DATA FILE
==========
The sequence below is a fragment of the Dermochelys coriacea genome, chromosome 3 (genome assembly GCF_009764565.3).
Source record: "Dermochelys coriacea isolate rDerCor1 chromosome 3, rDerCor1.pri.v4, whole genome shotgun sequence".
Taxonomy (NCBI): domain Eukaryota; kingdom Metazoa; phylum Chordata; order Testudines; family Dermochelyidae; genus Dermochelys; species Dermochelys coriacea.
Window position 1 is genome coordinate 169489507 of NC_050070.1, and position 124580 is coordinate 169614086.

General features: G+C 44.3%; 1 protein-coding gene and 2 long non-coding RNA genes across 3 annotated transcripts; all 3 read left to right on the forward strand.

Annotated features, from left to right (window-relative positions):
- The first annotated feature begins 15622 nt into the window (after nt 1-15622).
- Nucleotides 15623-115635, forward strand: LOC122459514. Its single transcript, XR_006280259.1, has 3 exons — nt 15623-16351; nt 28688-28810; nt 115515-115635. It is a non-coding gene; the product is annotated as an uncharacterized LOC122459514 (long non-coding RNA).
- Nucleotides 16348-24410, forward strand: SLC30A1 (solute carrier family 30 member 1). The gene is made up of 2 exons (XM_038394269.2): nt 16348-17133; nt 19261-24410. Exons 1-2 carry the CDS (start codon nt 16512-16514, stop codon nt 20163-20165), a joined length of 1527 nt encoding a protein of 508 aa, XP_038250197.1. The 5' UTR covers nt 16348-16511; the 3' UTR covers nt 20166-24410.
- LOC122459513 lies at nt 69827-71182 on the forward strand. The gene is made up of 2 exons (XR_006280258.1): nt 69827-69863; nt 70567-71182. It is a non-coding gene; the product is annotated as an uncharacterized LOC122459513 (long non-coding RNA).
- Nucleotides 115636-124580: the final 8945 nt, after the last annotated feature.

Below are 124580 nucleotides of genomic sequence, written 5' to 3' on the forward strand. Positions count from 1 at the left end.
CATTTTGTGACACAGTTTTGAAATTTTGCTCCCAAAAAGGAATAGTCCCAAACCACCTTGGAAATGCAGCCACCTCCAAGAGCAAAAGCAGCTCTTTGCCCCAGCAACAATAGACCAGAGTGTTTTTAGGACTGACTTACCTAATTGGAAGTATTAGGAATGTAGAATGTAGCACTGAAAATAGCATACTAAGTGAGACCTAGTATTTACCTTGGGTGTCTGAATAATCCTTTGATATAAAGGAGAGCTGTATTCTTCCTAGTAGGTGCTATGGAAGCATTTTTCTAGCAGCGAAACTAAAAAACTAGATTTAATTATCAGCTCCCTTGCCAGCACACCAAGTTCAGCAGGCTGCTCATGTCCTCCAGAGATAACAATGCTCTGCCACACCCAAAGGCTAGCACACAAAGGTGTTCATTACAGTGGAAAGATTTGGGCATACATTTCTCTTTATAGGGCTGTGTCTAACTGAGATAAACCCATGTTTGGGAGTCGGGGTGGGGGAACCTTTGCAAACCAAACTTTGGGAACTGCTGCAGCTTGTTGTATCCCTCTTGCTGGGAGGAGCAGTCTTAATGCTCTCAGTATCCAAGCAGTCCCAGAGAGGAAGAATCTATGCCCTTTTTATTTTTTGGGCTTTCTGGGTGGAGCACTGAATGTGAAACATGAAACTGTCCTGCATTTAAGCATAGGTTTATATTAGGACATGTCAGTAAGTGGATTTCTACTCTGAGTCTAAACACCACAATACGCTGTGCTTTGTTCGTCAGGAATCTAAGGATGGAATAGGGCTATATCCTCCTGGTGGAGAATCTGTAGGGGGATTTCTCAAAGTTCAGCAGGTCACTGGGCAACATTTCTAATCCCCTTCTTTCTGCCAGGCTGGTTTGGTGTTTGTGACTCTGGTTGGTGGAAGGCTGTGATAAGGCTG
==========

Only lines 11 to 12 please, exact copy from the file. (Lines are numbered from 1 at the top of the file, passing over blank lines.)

- Nucleotides 115636-124580: the final 8945 nt, after the last annotated feature.

Below are 124580 nucleotides of genomic sequence, written 5' to 3' on the forward strand. Positions count from 1 at the left end.